The Indo Project reviews book Tetralogy by Pramoedya Ananta Toer, a series of historical novels about the former Dutch East Indies. The author describes life in the Dutch colony around the turn of the last century.
Tetralogy – Pramoedya Ananta Toer
A Book Review by Kareen Richard Schöller
Tetralogy consists of four titles:
- Earth of Mankind
- Child of all Nations
- Footprints and
- The Glass House
The main character is Minke, son of a “regent”. Regents were the native Indonesian counterparts of the Dutch residents and often of lower Javanese royalty. As such, he is allowed to attend Dutch schools and learns the Dutch language. His European education allows him access to Western knowledge and different perspectives. Javanese thinking, customs, and culture evolve around mythical stories and events influenced by Buddhism, Hinduism, and eventually Islam. This leads him to slowly realize that the Dutch colonists will never see or treat the local population as their equals. Using his pen as a weapon, he starts writing essays which are published in a local newspaper in Surbaya.
After completing the HBS (Hogere Burger School) as the top student on the island of Java, Minke enrolls in the STOVIA in Batavia (now Jakarta). He studies medicine and ends up training as a Indonesian medical doctor to treat Indonesian patients. In the meantime, he meets people from different walks of life. This makes him realize that native Javanese farmers lead very minimalistic lives in poverty. As the son of a Javanese royal, he was never exposed to their lifestyle and now realizes that the native Indonesians do not stand a chance against colonial law and improving their living circumstances. Using his journalistic skills, he starts to write about the plight of the native population vs. the Dutch colonists.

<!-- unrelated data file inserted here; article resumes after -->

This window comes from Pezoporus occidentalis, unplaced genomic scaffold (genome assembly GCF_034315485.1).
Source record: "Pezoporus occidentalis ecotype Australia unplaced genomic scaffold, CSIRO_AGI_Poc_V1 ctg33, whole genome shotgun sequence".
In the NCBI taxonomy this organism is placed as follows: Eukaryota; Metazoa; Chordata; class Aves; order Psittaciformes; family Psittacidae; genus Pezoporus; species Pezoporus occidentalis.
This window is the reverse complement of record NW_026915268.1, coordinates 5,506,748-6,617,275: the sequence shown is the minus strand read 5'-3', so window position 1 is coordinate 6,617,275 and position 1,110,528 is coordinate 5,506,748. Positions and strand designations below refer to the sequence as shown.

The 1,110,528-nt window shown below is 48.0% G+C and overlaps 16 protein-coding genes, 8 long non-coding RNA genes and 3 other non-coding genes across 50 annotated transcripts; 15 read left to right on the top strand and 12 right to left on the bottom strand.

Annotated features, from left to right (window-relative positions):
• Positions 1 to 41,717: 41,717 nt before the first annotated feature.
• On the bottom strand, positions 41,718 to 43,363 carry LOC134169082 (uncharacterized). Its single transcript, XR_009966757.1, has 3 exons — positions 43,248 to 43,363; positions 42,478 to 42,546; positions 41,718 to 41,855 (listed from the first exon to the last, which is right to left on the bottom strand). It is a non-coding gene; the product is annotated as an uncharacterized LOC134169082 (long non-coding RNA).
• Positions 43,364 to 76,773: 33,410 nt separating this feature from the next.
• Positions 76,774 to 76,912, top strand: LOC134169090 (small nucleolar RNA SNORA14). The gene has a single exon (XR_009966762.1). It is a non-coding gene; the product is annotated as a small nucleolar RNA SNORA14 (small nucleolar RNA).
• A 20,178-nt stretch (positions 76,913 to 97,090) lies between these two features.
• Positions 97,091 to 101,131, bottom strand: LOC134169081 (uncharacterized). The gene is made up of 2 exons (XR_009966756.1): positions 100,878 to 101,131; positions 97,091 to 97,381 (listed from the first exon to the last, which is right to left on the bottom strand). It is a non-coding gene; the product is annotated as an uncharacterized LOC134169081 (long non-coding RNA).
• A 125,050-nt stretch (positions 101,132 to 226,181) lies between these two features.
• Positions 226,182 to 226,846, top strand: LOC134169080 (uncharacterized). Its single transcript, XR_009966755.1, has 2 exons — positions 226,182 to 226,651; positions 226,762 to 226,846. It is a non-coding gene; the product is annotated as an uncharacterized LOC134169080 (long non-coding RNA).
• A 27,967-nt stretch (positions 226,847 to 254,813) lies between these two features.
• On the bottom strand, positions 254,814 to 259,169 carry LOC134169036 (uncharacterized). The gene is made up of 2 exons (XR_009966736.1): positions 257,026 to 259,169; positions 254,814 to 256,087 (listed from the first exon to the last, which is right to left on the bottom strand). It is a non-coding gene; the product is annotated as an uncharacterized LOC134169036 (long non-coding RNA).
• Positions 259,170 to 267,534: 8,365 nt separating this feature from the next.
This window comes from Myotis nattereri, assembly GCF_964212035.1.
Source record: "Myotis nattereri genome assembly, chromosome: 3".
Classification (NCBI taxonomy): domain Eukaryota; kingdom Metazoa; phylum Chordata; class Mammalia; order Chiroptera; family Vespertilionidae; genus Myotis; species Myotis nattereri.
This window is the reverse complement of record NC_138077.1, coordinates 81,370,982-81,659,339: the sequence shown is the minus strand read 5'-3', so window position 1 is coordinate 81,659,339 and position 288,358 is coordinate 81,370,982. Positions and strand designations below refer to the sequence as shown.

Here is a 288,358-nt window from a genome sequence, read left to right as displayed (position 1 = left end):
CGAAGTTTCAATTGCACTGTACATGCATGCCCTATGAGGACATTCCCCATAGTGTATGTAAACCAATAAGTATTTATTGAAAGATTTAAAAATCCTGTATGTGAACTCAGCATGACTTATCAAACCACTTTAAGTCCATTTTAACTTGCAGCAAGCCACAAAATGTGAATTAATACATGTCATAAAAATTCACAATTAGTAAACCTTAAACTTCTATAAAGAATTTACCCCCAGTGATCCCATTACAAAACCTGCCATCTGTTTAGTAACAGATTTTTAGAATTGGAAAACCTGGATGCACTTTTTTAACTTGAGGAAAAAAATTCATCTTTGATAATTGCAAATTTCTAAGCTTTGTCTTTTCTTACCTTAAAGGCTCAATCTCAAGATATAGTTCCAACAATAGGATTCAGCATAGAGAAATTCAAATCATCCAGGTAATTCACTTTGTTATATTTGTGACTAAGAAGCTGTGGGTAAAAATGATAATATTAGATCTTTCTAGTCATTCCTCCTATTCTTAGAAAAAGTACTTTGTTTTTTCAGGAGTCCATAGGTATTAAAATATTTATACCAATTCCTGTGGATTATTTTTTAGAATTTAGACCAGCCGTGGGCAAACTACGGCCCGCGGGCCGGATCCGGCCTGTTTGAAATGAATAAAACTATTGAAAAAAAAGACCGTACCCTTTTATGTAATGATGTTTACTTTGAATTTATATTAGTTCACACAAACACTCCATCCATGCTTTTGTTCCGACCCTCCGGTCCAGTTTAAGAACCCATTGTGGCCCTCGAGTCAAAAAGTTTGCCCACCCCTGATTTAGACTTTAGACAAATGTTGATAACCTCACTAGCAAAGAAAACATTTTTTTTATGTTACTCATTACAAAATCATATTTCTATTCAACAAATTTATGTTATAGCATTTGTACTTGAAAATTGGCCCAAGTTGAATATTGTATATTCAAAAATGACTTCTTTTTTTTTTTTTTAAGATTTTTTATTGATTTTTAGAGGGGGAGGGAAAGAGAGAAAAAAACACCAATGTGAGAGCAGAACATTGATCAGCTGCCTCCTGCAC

Minke drops out of medical school and starts his own newspaper. He gets more and more involved with the problems of the colonial caste system—with its strict separation of different classes. He becomes active in creating and supporting native Indonesian interest groups who work towards nationalism and independence from the Dutch. These were baby steps towards independence, which finally occurred in 1945 with the founding of the Republic of Indonesia.
The author weaves actual occurrences into his novels, i.e. many occurrences mirror the life of Ernest Douwes Dekker, a journalist, publicist, author, and political activist. Ernest Douwes Dekker was the nephew of Edouard Douwes Dekker, also known as Multatuli, and author of “Max Havelaar”.
The author was born in 1925 in Blora, on the island of Java. His sharp pen and social engagement landed him in jail on several occasions. He was banished for 17 years, without access to pen or paper. He verbalized the novels and finally wrote them after his release. He convincingly paints the most difficult transition period in Indonesian history—during which the Dutch are afraid of losing control of their colony and nationalists are striving towards independence.
The first two books are forbidden in Indonesia because at the time the government believed the author had communist ties.
This series is definitely worth reading. It depicts life in the former Dutch East Indies from a native Indonesian point of view.
Book reviewer Kareen Richard is a former TIP board member and is passionate about her Indo heritage. This series of four novels intrigued her so much so that she felt felt compelled to read them. Doing so made her more aware that the wish for Indonesia’s independence started early in the last century.
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